March 4, 2014

NATURE MEDICINE | SPOONFUL OF MEDICINE

04 Mar 2014 | 16:01 EST | Posted by Nicholette Zeliadt | Category: Policy

Bioethicists have long known about a potential regulatory loophole that excludes certain types of clinical trials from federal regulations designed to protect the safety of human research subjects in the US. However, the number of clinical trials that fell into this gap remained unknown. Now, a letter published online today in the Journal of the American Medical Association reveals just how many trials may fall outside federal government supervision at present.

In the US, two federal policies provide oversight for research involving people. One is the so-called Common Rule, which applies to the majority of human studies that are performed or funded by the federal government. The other is the set of regulations issued by the US Food and Drug Administration (FDA) that apply to human tests of drugs, devices and biological products such as vaccines regardless of funding source. Some clinical trials are subject to only one of these regulations; others are governed by both. However, some privately funded trials are neither subject to oversight by the FDA nor the Common Rule.

A team led by Deborah Zarin, director of the site ClinicalTrials.gov—a federal registry of publicly and privately funded human trials—decided to find out just how many active trials fall into each of the various categories of oversight. The researchers compiled a list of some 24,000 US-based clinical trials that were listed as active in that database as of 13 September 2013, and estimated that at least 19% of the sampled trials were covered by both policies. Furthermore, between 1,285 and 3,696 trials, or approximately 5%–16%, were not subject to the Common Rule or the FDA, because they weren’t federally funded and didn’t involve drugs, devices or biologics. “That might include things like surgical interventions,” Zarin says.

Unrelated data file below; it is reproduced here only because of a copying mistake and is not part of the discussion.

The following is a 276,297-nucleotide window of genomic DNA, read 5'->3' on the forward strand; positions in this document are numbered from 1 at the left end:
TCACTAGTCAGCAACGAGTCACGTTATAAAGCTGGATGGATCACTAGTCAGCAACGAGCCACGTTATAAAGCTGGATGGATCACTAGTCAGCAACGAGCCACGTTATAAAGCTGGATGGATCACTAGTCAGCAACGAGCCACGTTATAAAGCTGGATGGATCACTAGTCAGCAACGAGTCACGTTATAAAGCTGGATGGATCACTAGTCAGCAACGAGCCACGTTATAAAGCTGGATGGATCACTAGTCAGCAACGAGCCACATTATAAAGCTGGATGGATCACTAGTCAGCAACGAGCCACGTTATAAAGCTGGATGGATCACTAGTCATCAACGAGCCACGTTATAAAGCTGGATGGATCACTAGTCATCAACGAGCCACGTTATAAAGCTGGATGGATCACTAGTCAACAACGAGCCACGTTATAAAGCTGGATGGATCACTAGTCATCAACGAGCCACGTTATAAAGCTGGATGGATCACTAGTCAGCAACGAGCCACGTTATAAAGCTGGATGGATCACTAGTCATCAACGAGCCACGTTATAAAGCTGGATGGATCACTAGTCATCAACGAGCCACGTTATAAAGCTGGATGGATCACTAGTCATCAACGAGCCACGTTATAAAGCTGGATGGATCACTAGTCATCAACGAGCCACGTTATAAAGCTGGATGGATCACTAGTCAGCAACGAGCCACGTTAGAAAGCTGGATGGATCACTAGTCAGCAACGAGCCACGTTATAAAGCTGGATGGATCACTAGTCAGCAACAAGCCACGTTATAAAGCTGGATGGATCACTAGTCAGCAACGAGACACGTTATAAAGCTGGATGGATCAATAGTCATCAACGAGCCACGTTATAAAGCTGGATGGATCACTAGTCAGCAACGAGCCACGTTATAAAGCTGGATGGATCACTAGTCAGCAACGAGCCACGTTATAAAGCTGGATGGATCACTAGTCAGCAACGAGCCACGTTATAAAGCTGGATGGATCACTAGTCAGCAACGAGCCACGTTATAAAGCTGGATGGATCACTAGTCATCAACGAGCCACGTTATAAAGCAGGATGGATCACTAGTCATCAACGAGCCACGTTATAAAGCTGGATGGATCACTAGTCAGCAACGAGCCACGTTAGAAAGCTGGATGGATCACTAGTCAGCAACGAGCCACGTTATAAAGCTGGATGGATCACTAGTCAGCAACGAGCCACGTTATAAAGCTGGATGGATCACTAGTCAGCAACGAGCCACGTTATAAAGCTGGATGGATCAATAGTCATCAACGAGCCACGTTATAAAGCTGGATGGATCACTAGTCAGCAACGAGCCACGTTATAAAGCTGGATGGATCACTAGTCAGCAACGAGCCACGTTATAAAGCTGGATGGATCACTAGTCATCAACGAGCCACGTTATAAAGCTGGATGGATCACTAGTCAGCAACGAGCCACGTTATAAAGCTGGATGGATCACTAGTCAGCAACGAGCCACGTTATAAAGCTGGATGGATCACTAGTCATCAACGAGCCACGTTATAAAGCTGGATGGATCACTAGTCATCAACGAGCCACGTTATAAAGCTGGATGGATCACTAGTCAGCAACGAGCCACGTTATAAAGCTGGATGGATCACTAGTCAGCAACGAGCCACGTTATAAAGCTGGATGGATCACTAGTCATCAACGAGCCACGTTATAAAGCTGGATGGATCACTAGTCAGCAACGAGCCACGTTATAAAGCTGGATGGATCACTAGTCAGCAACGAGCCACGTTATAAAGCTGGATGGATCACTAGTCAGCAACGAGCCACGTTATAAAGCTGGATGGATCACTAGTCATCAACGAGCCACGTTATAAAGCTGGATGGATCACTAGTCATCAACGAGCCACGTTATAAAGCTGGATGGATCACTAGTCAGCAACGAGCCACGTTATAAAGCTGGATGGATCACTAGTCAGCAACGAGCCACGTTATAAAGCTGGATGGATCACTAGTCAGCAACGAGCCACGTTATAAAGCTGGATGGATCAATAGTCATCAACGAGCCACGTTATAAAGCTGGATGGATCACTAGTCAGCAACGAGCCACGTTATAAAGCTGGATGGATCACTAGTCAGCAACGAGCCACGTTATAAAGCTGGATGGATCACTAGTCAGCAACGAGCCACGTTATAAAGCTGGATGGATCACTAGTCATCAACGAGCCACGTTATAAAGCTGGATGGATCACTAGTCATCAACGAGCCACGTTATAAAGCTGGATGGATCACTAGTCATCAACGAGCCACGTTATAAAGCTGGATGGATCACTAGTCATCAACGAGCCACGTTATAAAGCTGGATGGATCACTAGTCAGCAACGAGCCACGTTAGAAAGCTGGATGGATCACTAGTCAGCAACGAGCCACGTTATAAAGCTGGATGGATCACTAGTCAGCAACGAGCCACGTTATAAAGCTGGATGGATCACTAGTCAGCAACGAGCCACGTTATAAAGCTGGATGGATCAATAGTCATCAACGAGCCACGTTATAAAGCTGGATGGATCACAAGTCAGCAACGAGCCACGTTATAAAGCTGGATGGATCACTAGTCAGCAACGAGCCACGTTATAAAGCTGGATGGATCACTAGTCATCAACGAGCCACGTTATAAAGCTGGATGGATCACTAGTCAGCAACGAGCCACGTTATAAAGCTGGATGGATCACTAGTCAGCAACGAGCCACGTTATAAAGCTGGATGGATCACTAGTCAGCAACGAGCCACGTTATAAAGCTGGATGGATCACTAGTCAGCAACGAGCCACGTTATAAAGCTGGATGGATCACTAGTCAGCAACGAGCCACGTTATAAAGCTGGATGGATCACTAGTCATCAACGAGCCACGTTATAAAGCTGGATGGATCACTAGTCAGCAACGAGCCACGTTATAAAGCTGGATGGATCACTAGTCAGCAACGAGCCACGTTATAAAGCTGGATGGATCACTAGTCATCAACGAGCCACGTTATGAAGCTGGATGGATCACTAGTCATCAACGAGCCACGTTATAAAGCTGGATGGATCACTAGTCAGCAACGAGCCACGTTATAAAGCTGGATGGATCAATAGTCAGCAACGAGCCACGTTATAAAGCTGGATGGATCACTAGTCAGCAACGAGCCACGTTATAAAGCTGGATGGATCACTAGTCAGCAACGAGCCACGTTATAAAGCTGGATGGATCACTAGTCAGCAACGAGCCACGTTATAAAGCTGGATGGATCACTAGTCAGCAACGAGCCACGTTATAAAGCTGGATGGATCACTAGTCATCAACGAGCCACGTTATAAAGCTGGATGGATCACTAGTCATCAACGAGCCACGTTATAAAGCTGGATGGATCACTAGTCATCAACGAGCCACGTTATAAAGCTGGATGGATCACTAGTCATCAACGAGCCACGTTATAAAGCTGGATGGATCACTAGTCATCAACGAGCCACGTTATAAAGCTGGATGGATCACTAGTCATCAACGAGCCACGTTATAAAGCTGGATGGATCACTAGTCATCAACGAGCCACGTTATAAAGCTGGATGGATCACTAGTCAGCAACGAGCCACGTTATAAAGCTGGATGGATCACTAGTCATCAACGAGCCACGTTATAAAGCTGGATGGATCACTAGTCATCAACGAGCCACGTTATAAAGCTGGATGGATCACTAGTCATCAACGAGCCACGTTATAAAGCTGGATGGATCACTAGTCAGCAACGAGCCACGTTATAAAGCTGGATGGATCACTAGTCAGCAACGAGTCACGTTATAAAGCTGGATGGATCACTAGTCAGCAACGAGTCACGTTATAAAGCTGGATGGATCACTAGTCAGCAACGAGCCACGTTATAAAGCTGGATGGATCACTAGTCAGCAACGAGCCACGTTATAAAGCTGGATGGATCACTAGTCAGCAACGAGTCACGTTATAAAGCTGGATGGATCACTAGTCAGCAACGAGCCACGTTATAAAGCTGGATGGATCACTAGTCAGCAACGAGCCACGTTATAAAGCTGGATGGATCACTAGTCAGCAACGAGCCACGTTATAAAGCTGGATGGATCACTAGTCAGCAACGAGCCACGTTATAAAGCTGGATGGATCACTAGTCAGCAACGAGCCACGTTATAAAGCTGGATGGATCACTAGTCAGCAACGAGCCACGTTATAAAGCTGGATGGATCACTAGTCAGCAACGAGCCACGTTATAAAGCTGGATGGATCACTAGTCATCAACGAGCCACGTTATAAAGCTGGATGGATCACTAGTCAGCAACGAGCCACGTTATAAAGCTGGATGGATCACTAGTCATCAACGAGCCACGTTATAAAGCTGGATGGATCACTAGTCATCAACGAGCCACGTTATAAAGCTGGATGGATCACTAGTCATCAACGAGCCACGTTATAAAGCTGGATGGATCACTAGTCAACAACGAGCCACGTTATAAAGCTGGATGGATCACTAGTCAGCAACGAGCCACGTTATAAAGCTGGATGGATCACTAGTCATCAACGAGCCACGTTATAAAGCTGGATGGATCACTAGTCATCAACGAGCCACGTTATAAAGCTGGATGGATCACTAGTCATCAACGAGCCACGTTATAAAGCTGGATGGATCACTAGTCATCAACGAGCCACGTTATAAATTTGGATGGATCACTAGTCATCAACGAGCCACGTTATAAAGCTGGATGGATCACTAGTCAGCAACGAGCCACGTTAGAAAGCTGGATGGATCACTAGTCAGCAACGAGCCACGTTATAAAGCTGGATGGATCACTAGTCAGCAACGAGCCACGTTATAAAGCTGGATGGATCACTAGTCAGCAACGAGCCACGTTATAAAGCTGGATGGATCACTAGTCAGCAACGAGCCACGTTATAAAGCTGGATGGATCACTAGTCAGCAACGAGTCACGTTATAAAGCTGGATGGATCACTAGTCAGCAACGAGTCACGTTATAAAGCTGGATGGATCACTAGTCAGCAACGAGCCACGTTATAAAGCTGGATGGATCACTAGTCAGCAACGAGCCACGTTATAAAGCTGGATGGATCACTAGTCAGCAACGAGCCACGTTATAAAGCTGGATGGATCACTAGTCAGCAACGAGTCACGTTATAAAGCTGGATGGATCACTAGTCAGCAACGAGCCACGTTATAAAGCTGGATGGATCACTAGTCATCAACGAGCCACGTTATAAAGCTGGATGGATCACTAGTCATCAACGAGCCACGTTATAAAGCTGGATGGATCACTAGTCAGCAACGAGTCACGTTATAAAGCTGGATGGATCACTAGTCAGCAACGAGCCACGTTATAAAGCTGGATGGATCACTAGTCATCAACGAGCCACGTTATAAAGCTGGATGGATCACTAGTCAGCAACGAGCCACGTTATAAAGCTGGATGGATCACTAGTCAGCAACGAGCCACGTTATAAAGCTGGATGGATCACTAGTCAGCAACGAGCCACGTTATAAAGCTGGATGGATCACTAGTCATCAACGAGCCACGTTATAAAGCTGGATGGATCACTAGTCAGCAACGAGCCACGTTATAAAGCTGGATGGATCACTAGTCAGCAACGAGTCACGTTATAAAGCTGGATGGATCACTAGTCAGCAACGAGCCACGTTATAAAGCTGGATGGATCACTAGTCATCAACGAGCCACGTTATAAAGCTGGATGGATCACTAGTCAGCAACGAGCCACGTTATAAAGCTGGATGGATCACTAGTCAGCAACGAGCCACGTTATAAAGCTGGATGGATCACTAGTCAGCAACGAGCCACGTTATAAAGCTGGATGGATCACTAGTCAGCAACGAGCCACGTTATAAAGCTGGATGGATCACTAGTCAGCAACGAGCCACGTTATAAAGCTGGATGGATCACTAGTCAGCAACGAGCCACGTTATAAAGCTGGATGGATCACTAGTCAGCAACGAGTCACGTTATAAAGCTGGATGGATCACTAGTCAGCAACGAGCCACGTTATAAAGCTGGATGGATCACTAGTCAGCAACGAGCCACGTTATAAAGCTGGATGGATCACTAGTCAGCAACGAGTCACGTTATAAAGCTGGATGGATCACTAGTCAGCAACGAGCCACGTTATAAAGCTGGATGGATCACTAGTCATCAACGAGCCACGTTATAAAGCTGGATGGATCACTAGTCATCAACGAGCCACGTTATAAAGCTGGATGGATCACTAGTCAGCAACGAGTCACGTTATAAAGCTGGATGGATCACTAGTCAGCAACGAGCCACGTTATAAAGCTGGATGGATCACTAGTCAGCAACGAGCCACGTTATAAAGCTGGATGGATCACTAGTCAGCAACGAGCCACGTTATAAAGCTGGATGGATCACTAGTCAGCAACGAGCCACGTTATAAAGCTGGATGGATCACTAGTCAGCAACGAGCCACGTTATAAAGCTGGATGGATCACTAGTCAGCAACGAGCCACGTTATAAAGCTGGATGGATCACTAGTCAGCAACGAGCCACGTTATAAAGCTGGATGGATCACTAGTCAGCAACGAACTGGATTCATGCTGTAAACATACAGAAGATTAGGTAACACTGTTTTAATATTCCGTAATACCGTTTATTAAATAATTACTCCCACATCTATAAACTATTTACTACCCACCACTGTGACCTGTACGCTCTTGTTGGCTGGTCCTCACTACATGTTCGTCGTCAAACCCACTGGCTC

The unregulated trials raise concerns for human safety, says Robert Califf, vice chancellor for clinical research at Duke University in Durham, North Carolina. “Put yourself in the shoes of a person that volunteers for a study,” he says. “I think most people would agree it would be good to make sure that there’s an encompassing system so you can be assured that the institution that’s conducting the trial has agreed to a common set of rules about how human studies should be done.”

At the same time that Zarin voices concern about studies falling outside the regulatory domain of both the FDA and Common Rule, she says it’s not ideal for trials to be subject to oversight by both rules. This double oversight, according to Zarin, could create a potential burden to researchers due to differences in reporting requirements and extra paperwork: “When people consider possible changes to the regulatory framework, these are the kinds of things that should be thought about.”

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